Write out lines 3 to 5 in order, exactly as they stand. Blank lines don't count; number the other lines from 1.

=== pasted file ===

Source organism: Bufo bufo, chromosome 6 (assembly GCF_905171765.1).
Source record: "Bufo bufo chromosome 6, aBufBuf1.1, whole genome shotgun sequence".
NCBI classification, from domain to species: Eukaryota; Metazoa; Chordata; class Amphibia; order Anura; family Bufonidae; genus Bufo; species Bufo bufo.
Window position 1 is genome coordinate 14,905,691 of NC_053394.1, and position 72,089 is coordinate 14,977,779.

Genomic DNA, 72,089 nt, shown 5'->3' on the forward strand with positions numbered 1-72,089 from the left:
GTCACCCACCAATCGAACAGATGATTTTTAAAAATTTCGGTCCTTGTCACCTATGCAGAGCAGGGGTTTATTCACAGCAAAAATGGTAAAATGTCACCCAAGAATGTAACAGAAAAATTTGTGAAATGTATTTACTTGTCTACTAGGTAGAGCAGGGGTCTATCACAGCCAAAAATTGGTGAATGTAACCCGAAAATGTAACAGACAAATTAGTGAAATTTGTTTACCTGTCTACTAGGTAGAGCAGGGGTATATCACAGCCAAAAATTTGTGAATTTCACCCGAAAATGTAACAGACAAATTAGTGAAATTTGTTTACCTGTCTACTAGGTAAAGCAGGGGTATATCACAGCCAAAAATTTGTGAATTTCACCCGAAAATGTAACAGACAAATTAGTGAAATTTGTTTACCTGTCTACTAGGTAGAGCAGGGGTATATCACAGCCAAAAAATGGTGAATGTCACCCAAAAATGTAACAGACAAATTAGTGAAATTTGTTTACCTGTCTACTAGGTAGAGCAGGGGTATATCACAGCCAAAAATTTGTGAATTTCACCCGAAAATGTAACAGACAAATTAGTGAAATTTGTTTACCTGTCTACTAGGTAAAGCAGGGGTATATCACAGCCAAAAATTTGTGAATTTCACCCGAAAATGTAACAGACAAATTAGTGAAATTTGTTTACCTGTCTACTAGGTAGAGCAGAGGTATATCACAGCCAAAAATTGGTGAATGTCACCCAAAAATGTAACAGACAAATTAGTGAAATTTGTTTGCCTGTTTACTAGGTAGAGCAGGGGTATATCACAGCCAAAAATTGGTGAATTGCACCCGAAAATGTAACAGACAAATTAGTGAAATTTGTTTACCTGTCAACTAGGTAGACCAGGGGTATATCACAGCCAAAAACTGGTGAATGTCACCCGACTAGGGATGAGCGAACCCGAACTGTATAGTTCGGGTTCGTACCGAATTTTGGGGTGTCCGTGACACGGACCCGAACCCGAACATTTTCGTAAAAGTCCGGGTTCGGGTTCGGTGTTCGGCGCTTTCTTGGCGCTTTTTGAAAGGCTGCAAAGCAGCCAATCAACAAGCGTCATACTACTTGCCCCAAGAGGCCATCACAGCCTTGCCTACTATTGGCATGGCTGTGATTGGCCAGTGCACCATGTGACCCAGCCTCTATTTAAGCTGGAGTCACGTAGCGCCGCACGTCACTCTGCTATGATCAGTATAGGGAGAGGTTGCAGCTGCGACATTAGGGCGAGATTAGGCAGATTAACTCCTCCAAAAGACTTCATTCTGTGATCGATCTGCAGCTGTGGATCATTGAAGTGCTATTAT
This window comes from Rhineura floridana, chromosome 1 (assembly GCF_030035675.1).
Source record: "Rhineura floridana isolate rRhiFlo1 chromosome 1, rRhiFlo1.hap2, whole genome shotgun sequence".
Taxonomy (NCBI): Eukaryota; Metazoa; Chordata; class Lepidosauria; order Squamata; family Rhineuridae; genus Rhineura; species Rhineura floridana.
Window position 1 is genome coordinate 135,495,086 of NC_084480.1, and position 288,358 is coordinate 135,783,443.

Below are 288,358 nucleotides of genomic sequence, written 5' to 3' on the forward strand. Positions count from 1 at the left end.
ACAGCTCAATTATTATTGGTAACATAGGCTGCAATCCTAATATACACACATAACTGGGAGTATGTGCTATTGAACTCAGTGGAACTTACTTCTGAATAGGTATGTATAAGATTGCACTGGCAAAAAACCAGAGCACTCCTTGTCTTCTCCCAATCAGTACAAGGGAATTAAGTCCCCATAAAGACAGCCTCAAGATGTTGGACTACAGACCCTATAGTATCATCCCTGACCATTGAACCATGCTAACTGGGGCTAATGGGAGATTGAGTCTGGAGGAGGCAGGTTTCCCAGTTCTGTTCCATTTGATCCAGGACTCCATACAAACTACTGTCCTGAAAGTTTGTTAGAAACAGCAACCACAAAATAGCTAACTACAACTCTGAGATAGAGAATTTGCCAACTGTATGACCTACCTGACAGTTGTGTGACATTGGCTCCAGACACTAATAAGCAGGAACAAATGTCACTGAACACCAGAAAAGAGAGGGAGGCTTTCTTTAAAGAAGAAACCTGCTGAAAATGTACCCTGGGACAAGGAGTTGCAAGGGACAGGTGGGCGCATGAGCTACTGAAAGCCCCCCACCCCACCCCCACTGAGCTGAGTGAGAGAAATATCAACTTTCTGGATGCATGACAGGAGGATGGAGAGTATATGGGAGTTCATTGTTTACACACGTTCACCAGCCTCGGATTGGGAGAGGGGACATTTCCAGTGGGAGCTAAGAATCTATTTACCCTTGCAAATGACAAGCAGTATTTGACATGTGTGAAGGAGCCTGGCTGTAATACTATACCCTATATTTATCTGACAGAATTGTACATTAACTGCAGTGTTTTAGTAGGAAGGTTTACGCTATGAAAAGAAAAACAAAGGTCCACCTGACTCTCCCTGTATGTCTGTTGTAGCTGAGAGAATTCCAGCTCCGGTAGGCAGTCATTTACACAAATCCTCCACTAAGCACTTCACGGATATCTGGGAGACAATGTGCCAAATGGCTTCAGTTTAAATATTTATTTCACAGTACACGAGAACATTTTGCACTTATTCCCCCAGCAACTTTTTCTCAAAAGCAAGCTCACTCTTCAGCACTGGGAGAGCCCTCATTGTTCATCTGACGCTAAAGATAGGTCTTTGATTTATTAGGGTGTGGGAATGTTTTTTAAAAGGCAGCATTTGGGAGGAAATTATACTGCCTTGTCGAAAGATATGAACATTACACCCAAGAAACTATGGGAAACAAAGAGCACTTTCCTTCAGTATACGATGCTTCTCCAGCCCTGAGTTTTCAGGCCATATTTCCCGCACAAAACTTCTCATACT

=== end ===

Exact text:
NCBI classification, from domain to species: Eukaryota; Metazoa; Chordata; class Amphibia; order Anura; family Bufonidae; genus Bufo; species Bufo bufo.
Window position 1 is genome coordinate 14,905,691 of NC_053394.1, and position 72,089 is coordinate 14,977,779.

Genomic DNA, 72,089 nt, shown 5'->3' on the forward strand with positions numbered 1-72,089 from the left: